My mother is, as are the majority in Atlantic Canada, of Celtic descent. As the story goes, her ancestry is linked to a lady of nobility (I’m going with princess!) who centuries ago jumped ship and settled in the region of Ferryland. Whereas my father descends from the Métis tribe – people of mixed European and indigenous ancestry – a lineage I’m rightfully proud of. However, such a claim just goes to show how much times have changed; until relatively recently it would have been a skeleton you’d have worked your damn hardest to keep firmly in the closet. Only in my generation have steps been taken to right the wrongs of the past. Prior to this, Canada’s First Nations people were subject to institutional racism and shown little respect by those who proclaimed cultural superiority.

I was born and raised in Goulds – a rural neighbourhood just outside St John’s, Newfoundland, Canada. A picture-perfect image of climbing trees, exploring and swimming in rivers often springs to mind when imagining what life for a child in Canada is like. Well, I was pretty much blessed with just that. Being the middle child I wanted nothing more than to emulate whatever my elder brother did – even if for my parents that meant yet another sibling learning to play the trumpet.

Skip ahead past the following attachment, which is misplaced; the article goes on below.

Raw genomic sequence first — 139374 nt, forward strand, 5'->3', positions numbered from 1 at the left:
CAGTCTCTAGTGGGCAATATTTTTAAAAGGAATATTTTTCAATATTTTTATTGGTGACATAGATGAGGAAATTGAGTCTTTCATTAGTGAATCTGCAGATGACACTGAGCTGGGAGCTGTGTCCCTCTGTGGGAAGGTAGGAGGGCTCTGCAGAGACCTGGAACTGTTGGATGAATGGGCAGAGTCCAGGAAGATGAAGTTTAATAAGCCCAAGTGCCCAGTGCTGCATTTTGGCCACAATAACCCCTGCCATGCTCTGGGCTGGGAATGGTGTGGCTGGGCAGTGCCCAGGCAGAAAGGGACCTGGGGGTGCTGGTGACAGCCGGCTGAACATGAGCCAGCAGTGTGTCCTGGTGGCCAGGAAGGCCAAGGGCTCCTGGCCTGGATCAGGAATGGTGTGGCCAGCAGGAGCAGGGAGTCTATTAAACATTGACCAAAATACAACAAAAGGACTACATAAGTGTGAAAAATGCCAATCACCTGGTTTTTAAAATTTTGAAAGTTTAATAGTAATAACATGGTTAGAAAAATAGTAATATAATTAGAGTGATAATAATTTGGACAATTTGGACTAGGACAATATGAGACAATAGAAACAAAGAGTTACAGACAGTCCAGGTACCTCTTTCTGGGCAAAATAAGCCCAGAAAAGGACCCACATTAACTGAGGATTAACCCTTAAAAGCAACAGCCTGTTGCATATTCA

Luckily my family was, as were many in the town, very musical. Music and the arts were super-rich; barely a week would pass before yet another homespun festival – organised by the people for the people – was in full swing. As my siblings’ appreciation for music waned my aptitude for music became clearer. Looking back, I consider myself fortunate to have had music as an outlet; it kept me busy, whereas for some, small-town life led them down a less than salubrious path.